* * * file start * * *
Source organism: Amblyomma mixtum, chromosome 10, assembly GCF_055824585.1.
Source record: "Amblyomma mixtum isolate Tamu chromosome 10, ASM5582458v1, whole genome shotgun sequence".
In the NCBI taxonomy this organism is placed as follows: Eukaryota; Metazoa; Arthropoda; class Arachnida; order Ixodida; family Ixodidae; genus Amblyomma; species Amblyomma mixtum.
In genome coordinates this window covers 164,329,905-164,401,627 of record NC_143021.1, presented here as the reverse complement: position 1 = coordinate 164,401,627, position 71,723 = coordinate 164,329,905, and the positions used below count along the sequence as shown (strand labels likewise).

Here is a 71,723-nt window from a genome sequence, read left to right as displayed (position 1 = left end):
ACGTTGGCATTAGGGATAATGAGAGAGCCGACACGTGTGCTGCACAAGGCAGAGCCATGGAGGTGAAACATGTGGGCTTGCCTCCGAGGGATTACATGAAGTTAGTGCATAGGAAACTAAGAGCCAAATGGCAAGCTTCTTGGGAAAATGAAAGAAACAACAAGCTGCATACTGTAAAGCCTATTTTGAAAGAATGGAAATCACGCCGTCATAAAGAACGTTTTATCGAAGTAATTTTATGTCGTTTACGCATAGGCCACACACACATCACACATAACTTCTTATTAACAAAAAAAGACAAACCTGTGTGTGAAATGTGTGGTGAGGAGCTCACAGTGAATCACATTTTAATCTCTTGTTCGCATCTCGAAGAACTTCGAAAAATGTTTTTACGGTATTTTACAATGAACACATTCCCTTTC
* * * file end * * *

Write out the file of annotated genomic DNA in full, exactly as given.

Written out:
Source organism: Amblyomma mixtum, chromosome 10, assembly GCF_055824585.1.
Source record: "Amblyomma mixtum isolate Tamu chromosome 10, ASM5582458v1, whole genome shotgun sequence".
In the NCBI taxonomy this organism is placed as follows: Eukaryota; Metazoa; Arthropoda; class Arachnida; order Ixodida; family Ixodidae; genus Amblyomma; species Amblyomma mixtum.
In genome coordinates this window covers 164,329,905-164,401,627 of record NC_143021.1, presented here as the reverse complement: position 1 = coordinate 164,401,627, position 71,723 = coordinate 164,329,905, and the positions used below count along the sequence as shown (strand labels likewise).

Here is a 71,723-nt window from a genome sequence, read left to right as displayed (position 1 = left end):
ACGTTGGCATTAGGGATAATGAGAGAGCCGACACGTGTGCTGCACAAGGCAGAGCCATGGAGGTGAAACATGTGGGCTTGCCTCCGAGGGATTACATGAAGTTAGTGCATAGGAAACTAAGAGCCAAATGGCAAGCTTCTTGGGAAAATGAAAGAAACAACAAGCTGCATACTGTAAAGCCTATTTTGAAAGAATGGAAATCACGCCGTCATAAAGAACGTTTTATCGAAGTAATTTTATGTCGTTTACGCATAGGCCACACACACATCACACATAACTTCTTATTAACAAAAAAAGACAAACCTGTGTGTGAAATGTGTGGTGAGGAGCTCACAGTGAATCACATTTTAATCTCTTGTTCGCATCTCGAAGAACTTCGAAAAATGTTTTTACGGTATTTTACAATGAACACATTCCCTTTC